ASTU 400E: United Nations and Diplomacy

University of British Columbia

Student-Directed Seminar

Facilitator: Dominika Ziemczonek

Faculty Sponsor: Dr. Allen Sens

Facilitator E-mail:

Office: SUB, Room 30G (IRSA office), Wed. 2-4pm

Class Time and Location: Tuesday, 4-7pm – IKBLC, Room 157

Class Blog:

Course Description:

United Nations and Diplomacy is a Student Directed Seminar designed to introduce 3rd and 4th year students to international organizations and parliamentary procedure. The course will explore different bodies of the United Nations by examining their history, mandate and applicable case studies. All students enrolled in the seminar will be required to direct and co-chair a committee at UBCMUN 2011 in January, where they will apply their knowledge of the purpose of the United Nations and the use and format of parliamentary procedure.

Learning Outcomes:

  • Discuss the structure and function of main UN bodies
  • Analyze the current structure for international multilateral engagement

o      Comment on the strengths and weakness of the current United Nations structure

o      Discuss ways to lessen or eliminate some of these shortcomings

  • Direct a committee at UBCMUN with a full command of the conference rules and parliamentary procedure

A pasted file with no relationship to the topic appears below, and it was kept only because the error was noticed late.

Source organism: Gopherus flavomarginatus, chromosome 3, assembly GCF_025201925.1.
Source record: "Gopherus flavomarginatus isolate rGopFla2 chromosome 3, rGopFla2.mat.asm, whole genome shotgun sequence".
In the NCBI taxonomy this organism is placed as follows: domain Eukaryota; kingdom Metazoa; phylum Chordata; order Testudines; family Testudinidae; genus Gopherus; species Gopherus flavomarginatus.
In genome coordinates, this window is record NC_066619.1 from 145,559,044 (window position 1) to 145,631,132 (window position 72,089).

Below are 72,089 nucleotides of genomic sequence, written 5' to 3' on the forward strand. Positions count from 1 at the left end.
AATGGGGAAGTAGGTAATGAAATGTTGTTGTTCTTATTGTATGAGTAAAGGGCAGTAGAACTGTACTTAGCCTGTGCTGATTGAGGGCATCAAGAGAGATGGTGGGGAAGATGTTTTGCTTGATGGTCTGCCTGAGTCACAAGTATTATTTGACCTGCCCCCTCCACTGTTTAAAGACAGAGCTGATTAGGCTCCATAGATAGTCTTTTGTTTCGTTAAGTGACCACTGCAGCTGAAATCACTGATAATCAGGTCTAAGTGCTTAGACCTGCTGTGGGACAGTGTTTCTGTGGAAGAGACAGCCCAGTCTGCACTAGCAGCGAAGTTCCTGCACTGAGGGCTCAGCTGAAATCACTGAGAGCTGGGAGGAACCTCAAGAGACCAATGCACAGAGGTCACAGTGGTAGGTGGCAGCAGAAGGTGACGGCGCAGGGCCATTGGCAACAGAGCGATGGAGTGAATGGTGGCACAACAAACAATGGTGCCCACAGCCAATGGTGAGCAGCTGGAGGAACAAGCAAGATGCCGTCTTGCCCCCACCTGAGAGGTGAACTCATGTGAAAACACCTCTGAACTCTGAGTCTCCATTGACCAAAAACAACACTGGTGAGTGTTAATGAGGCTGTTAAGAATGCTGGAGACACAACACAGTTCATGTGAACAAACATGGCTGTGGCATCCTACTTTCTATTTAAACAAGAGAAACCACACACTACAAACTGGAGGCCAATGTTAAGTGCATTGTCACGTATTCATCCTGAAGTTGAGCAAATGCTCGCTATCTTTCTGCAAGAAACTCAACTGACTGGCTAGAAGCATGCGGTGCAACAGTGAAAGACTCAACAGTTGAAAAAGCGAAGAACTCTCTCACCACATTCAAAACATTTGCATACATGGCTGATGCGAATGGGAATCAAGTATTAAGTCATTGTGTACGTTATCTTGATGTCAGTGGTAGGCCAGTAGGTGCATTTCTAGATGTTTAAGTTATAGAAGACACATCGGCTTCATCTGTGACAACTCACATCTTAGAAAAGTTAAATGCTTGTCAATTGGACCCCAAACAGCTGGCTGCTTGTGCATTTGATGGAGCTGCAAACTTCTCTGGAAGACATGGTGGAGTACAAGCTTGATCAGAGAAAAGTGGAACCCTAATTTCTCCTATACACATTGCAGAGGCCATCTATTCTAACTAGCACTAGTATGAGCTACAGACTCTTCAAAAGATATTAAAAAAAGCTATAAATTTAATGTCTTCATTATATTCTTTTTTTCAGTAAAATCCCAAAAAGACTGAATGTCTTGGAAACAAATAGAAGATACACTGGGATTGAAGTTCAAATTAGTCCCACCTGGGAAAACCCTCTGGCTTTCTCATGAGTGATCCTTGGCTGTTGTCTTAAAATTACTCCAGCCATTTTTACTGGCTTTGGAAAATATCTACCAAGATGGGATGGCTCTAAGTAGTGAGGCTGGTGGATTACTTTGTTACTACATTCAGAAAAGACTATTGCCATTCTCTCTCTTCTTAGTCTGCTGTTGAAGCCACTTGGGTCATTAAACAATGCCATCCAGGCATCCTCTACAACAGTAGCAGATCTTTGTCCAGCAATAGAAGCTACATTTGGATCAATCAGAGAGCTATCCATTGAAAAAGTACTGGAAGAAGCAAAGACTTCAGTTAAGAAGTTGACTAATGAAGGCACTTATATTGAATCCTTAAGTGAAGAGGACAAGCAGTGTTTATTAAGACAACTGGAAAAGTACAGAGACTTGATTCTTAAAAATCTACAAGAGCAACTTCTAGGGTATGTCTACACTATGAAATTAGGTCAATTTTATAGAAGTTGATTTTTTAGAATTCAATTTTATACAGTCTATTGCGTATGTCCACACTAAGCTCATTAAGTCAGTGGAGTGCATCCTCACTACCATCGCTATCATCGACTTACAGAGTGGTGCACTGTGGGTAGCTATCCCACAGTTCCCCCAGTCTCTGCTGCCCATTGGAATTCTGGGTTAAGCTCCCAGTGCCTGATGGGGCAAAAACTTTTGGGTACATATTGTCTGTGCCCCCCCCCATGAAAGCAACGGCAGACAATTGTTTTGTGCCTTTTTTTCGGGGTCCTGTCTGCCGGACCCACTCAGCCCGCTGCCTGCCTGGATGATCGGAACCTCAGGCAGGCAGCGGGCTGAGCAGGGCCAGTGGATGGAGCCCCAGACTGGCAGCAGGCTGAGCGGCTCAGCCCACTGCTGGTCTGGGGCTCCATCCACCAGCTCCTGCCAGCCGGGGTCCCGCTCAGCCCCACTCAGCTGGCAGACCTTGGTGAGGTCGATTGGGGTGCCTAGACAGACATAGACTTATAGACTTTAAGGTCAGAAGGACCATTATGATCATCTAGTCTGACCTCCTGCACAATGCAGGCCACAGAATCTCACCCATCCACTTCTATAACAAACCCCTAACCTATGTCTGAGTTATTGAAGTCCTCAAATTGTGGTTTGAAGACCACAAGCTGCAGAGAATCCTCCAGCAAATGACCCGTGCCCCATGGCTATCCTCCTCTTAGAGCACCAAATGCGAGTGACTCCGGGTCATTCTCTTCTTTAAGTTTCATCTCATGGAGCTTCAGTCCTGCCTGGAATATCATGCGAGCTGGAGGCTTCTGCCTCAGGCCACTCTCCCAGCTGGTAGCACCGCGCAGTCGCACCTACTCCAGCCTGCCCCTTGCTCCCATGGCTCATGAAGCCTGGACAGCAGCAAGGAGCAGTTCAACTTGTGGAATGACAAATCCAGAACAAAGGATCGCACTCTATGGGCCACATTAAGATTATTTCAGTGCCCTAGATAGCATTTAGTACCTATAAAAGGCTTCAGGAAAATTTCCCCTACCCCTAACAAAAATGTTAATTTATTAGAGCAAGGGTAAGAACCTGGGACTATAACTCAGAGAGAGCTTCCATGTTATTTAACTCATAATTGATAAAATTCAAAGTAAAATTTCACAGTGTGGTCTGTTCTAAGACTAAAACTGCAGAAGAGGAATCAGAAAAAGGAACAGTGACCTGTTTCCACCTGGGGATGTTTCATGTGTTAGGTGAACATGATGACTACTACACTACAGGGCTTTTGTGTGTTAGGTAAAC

• Develop the public speaking and critical thinking skills of all seminar participants

Required Text:

Title: United Nations: International Organization and World Politics

Author: Lawrence Ziring

Edition: 4th edition

A series of articles and reports will also be assigned. These will be distributed to students either hardcopy or electronically on the first day of the course.


Class Participation – 10%*

Reading Response – 5%

Midterm – 20%

Presentation – 15%*

Mandatory Simulations – 15%*

Final Paper – 35%


Many of the assignments in the course will be peer-evaluated, including a small portion of the final paper. Peer-evaluated assignments are marked with an asterisk*.

Midterms examinations, short reading responses and the final background guides will be marked by both the seminar facilitator and Dr. Sens.

Class Participation

Students need to attend all seminars to get the most out of the course. It is expected that students complete the assigned readings and are prepared to discuss and analyze them in class. Participation will be peer-evaluated with input from the course facilitator, and grades will be based on the consistency of student participation and the extent to which responses foster further discussion.

Class participation will be evaluated on attendance, preparedness for class (including doing the assigned readings), and the quality and consistency of participation in class discussions. Class participation will be peer-evaluated three times during the course in four-week intervals worth 8% total. The remaining 2% will be given for attendance. Participation will be evaluated once halfway through the term and again at the end of the semester to track progress and improvements in participation throughout the course.

Reading Response

Students will do one reading response on an assigned article not related to their committee. The reading response will consist of an analysis of the author’s main points, and a discussion on the strengths and weaknesses of the author’s argument within 250-500 words. The response will be evaluated on overall clarity and depth of analysis.